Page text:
Photos Courtesy of MSU Athletics

By Robert Wilson 

Two Mississippi State players – catcher Logan Tanner and right-handed pitcher Landon Sims – and a Mississippi State signee – Desoto Central High left-handed pitcher Bradley Loftin – are expected to be picked on the first day of the 2022 Major League Baseball Draft, according to 

The draft starts Sunday at 6 p.m. Central on ESPN. Eighty-three players – the first two rounds and a competitive balance and compensation picks – will be chosen on the first day. 

Tanner is projected as the No. 41 pick, which is the second pick of the second round, which belongs to the Boston Red Sox. The slot value for that pick is $1,905,500, according to 

Sims is projected as the No. 44 pick, the fifth pick of the second round, which belongs to the Pittsburgh Pirates. The slot value for that pick is $1,775,200. Sims would have likely been a high first round pick – and probably one of the highest in Mississippi collegian history – before he suffered an elbow injury, which required Tommy John surgery in March. He was projected in the top three college pitchers in the country entering the season. 

The second day of the draft starts at 1 p.m. Central Monday on Rounds three through 10 will be selected that day. The third day of the draft starts at 1 p.m. Central Tuesday on with rounds 11-20. 

Photo by Petre Thomas/Ole Miss Athletics

Other players with Mississippi connections or Mississippians expected to be drafted in the top 250, according to, are Northeast Mississippi Community College pitcher Colby Holcombe (No. 134, fourth round), Ole Miss catcher Hayden Dunhurst (No. 155, fifth round), MSU outfielder Brad Cumbest (No. 173, sixth round), Jackson Academy alumnus and MSU signee Dakota Jordan (No. 177, sixth round), Madison Central catcher and MSU signee Ross Highfill (No. 197, seventh round) and South Panola outfielder Emaarion Boyd (No. 245, eighth round).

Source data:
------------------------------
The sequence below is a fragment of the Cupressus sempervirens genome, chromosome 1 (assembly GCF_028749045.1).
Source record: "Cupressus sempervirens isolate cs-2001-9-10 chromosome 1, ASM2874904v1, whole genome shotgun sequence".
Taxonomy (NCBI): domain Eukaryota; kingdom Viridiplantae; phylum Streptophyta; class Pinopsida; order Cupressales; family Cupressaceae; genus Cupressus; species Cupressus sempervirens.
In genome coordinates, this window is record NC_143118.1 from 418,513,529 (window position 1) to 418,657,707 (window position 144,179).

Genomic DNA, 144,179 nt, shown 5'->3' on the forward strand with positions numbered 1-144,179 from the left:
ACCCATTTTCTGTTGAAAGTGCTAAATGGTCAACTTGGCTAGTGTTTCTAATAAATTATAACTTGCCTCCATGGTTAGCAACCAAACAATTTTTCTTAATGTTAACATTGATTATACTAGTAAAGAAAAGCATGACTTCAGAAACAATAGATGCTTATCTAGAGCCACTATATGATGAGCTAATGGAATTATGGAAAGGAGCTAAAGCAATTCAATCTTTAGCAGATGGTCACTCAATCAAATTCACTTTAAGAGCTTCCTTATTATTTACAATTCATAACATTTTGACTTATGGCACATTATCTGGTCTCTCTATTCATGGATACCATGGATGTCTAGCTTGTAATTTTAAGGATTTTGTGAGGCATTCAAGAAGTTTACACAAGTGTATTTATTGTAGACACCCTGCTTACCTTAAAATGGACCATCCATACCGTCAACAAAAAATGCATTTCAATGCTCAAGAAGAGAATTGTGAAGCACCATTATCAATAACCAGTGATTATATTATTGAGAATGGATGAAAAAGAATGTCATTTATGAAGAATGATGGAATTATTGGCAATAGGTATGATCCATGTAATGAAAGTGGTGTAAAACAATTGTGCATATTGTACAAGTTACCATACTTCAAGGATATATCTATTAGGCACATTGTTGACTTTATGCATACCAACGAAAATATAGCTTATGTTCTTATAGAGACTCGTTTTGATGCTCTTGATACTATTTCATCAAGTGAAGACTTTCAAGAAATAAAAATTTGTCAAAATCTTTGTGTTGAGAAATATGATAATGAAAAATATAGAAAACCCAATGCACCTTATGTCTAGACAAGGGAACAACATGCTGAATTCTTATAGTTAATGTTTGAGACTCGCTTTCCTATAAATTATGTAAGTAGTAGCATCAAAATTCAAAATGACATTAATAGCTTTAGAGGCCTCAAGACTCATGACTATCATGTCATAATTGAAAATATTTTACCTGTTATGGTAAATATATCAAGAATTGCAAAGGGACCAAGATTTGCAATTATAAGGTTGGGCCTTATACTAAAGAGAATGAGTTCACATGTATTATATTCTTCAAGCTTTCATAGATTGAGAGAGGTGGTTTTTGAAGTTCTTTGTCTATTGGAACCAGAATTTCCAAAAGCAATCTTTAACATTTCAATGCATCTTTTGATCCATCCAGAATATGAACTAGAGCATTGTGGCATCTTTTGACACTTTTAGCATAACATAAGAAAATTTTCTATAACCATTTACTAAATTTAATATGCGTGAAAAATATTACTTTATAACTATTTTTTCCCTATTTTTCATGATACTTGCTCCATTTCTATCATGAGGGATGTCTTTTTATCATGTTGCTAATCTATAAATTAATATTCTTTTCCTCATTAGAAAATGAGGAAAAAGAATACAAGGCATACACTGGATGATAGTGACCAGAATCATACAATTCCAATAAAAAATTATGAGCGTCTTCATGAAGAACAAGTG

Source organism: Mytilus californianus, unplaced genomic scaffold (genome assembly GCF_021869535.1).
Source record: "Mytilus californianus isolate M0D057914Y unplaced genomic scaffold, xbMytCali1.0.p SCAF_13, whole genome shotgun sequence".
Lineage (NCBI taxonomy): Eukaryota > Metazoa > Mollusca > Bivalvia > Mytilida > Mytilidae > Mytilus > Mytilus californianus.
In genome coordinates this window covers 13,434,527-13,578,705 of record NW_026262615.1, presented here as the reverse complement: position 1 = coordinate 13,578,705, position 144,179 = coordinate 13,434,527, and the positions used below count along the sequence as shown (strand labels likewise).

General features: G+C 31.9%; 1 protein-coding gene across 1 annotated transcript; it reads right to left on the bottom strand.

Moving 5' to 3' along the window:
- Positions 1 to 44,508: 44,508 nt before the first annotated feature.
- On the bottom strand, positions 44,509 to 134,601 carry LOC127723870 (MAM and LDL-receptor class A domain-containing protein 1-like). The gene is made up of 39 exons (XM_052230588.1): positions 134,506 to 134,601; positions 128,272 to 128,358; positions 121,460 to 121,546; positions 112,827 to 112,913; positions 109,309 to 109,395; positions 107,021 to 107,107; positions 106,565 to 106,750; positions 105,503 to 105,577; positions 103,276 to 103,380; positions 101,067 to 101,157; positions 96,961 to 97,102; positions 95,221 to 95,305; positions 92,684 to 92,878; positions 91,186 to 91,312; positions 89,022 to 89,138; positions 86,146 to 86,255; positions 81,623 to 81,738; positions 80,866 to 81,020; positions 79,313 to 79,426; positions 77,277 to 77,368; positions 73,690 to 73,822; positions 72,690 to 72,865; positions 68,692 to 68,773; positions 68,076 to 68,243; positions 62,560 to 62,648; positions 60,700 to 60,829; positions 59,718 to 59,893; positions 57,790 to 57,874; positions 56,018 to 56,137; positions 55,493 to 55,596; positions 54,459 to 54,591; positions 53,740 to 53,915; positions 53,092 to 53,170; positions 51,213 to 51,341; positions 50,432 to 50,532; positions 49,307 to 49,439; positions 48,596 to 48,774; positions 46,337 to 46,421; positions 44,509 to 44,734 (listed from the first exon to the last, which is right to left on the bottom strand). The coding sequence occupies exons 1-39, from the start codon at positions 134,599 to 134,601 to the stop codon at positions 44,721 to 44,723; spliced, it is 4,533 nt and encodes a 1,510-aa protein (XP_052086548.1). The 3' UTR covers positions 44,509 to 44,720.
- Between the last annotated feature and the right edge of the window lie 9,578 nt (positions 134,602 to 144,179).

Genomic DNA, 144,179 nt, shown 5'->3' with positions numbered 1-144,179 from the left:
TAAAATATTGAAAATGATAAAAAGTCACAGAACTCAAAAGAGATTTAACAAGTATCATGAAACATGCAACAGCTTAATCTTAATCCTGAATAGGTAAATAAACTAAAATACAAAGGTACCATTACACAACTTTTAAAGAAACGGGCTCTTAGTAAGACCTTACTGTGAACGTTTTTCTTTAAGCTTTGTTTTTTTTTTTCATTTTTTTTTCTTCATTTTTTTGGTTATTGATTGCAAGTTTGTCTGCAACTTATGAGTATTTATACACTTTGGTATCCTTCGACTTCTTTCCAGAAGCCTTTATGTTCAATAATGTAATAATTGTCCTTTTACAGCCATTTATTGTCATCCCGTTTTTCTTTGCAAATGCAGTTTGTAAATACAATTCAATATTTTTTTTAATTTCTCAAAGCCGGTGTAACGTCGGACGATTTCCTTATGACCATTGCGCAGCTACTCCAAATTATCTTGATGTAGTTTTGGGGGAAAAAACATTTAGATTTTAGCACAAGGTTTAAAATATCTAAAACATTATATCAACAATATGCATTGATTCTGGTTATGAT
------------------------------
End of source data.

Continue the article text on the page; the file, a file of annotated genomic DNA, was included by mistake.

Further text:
Only college players who have played three seasons or have turned 21 are eligible for the draft. Also, any community college or junior college player and any high school graduate player is eligible. 

For historical perspective, the top three picks for Mississippi collegian are MSU’s Will Clark (second overall in 1985), MSU’s B.J. Wallace (third in 1992) and Ole Miss’ Drew Pomeranz (fifth in 2010). The top three from Mississippi high schools are Ted Nicholson (third from Oak Park High. in Laurel in 1969), Kirk Presley (eighth from Tupelo High in 1993) and D.J. Davis (17th from Stone County High in Wiggins in 2012). 

Photo by Chris Todd

Four players from Mississippi colleges were taken in the first day last year – MSU right-handed pitcher Will Bednar (14), Ole Miss right-handed pitcher Gunnar Hoglund (19), Ole Miss left-handed pitcher Doug Nikhazy (58) and Northwest Rankin alumnus and Southern Miss outfielder Reed Trimble (65). 

The first Mississippi high school player taken last year was Magee High alumnus Brennon McNair (319th pick in the 11th round). He was the only Mississippi high school player taken in last year’s draft. 

MSU has had a first-round pick in the last three drafts, Bednar in 2021, second baseman Justin Foscue (No. 14 in 2020) and pitcher Ethan Small (No. 28 in 2019). 

Three MSU players, Foscue, shortstop Jordan Westburg (No. 30) and pitcher JT Ginn (No. 52), were the first three Mississippi collegians picked in the 2020 draft. Desoto Central High alumnus Blaze Jordan was the first Mississippi high school player picked, going in the third round at the 89th pick overall.  

Ginn was the last Mississippi high school player to be taken the first round, going 30th to the Los Angeles Dodgers in 2018. 

Photo by Robert Smith

While being a high draft pick is important, getting drafted low isn’t the end of the world. Take for example, Hall of Fame catcher Mike Piazza, who played 16 seasons in the major leagues. Piazza was the last pick of the 1988 draft – the 1,390th pick – by the Los Angeles Dodgers as a favor to Piazza’s father by Dodgers manager Tommy Lasorda, who knew his father. Piazza was converted from a first baseman to a catcher in the minor leagues and the rest is history. 

Our Mississippi Scoreboard baseball expert Mike Christensen will have a full report of all the draftees with Mississippi ties next week after the draft is completed.